Will Optic Fibre Internet reduce latency?

From my understanding the signal through an optic fiber cable is supposed to travel at close to the speed of light (299 792 458 m/s or 299 792km/s). The Earth's circumference is 40,075 km. So that means a signal would be able to circumnavigate the globe (299 792km/s)/(40,075 km) = 7.48 times in a second if you had a hypothetical giant fibre optic cable that was wrapped around the Earth's circumference. If a signal can travel at that speed that would mean it would take 1/7.48 = 0.13 seconds (or 13ms) for that signal to travel a single time around the Earth. So in other words if the entire world's copper based telecom networks were replaced with optic fiber cabling (will happen in the distant distant future) you should technically be able to play an online mulitplayer game with someone halfway around the world with <1ms response time. Is my logic here completely false from what is actually possible in reality IF we hypothetically lived in a world based on optic fiber telecommunication?

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  • Adrian
    Lv 7
    7 years ago
    Favorite Answer

    Well, not really. The speed of light within fiber optic is a lot slower than the actual speed of light because the light has to bounce from wall to wall as it travels donw the line. In reality, the speed is about 60-70% of the speed of light in a vacuum. That is because the fiber has a refractive index of 1.5 to 1.6 - that slows down the speed of light in the fiber.

    In most cases, the speed of light in fiber optic cable is about 200,000 km/sec

    http://en.wikipedia.org/wiki/Optical_fiber

    Thus, copper lines, where signals travel close to the speed of light (90%+) is still a faster media. Fiber optic has the advantage of carrying a lot more data however, in the terabits/sec. Copper cannot do that...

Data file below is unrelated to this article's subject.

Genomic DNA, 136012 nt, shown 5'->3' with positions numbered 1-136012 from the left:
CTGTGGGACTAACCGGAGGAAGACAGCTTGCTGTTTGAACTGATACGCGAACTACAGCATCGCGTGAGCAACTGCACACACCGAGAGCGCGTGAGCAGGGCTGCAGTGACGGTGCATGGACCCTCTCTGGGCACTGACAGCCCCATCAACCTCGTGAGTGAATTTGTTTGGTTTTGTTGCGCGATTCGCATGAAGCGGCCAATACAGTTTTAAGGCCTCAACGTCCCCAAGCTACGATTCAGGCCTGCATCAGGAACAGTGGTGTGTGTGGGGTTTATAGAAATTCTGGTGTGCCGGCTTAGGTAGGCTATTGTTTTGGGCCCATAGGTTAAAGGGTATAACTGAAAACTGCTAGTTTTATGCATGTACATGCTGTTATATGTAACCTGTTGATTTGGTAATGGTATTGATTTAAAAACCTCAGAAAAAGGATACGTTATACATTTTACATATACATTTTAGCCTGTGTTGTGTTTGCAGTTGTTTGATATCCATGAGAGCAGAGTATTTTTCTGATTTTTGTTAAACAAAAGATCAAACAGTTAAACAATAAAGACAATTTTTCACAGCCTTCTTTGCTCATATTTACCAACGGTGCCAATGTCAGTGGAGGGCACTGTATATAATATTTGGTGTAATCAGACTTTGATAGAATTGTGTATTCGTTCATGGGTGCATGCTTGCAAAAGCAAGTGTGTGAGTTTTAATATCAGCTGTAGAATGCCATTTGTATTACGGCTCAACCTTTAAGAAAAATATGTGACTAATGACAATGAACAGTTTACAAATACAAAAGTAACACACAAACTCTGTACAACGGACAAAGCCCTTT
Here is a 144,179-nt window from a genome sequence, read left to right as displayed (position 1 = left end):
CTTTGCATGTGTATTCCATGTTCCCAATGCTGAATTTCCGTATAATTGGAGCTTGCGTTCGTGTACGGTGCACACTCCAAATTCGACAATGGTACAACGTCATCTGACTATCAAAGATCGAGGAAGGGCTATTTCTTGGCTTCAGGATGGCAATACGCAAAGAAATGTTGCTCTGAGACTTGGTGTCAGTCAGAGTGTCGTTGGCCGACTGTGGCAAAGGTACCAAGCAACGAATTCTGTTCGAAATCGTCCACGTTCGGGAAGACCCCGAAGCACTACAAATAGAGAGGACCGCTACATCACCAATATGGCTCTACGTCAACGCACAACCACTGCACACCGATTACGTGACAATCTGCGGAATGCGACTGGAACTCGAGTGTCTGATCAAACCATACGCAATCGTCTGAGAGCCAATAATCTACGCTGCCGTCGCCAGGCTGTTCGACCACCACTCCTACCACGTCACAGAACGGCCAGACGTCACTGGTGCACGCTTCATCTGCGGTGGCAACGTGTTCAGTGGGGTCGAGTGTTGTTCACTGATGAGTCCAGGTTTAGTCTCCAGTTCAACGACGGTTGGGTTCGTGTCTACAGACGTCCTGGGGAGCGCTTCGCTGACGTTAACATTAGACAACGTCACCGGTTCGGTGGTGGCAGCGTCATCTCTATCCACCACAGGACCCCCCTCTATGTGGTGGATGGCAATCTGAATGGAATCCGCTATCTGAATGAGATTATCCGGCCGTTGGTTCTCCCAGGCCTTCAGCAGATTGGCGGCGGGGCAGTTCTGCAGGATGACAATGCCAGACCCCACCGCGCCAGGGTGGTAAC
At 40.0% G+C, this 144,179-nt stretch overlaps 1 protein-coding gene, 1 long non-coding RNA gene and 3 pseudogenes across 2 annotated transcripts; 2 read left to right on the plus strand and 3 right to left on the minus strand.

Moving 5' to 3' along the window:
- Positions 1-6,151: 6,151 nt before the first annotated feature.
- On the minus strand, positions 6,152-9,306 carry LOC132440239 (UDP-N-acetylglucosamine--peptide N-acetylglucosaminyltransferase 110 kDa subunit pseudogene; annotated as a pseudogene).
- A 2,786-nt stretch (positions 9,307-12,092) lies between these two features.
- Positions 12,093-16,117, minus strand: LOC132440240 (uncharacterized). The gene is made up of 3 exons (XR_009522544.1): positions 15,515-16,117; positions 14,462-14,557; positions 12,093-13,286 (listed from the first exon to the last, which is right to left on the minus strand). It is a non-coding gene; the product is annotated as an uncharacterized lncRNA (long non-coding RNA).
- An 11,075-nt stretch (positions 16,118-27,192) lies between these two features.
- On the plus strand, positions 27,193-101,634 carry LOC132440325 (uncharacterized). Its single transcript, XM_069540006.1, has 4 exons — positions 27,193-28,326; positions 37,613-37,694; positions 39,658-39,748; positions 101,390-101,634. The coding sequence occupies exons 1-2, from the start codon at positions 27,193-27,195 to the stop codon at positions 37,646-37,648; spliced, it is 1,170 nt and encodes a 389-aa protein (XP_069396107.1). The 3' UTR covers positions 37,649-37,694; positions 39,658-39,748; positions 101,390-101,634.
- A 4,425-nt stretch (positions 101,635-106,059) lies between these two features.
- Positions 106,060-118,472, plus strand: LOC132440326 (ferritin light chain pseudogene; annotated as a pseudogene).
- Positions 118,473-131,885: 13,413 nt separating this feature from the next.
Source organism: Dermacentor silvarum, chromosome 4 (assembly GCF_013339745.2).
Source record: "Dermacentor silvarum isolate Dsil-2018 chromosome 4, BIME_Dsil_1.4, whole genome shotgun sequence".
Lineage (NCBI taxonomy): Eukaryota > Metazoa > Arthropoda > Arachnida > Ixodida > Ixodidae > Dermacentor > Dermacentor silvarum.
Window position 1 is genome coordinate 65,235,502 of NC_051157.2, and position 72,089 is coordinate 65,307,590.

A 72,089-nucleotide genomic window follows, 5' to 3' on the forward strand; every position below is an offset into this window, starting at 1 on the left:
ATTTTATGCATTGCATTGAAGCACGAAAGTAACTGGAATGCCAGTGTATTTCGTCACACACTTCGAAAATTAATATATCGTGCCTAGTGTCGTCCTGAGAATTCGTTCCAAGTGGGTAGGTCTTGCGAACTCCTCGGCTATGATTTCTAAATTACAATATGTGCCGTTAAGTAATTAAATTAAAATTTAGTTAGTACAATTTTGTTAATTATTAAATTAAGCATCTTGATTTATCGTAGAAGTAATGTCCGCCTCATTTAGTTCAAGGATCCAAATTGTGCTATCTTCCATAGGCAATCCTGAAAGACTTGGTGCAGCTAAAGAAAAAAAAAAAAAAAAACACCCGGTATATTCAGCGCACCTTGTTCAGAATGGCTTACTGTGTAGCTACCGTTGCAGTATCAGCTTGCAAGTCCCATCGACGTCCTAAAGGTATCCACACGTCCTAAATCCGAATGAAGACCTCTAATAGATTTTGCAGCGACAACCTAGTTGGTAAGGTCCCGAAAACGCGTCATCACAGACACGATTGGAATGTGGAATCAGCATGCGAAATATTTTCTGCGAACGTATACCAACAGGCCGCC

Thus, though propagation is significantly slower with fiber optic cable, it can carry so much more data, with less interference, more reliably, that it is a preferred media.

    There are advances in fiber optic technology where they are speeding up the actual speed, by making different refractive index in certain media for fiber, but that is always an ongoing evolution. They do this by making hollow fibers. However, the signal loss is also a lot bigger, making it good only for shorter runs.

  • Jordan
    Lv 5
    7 years ago

    The signal travels at the speed of light, reguardless of the medium. Light just travels faster through some medea than others.

    But in theory yes, although it is still slowed down by processes such as routing, packet inspection in firewalls and congestion on the network

  • ?
    Lv 5
    7 years ago

    If you had a direct connection between your computer and the other computer, with only repeaters as needed, then you would be 100% correct.

    Where it falls apart is you must remember that the internet is not computers directly connected to each other, it is comprised of networks of computers connected together. Therefore there will always be bottlenecks, plus the overhead of error correction, media change , etc.

  • Anonymous
    7 years ago

    Nope. It would be pretty difficult to connect every computer in the world to each other with their own private fiber links.

    In the real world, there are switches, routers, and other devices sitting between any devices on any fiber link. The latency added by those devices to process each packet they receive is where most slowdowns occur.

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  • DrDave
    Lv 7
    7 years ago

    Your logic is fine.What you're forgetting though is all the boobs that will muck up such a superior connection using s wireless home network.

  • 7 years ago

    greatly reduce!

    your logic sounds about right.

    Source(s): IT Student
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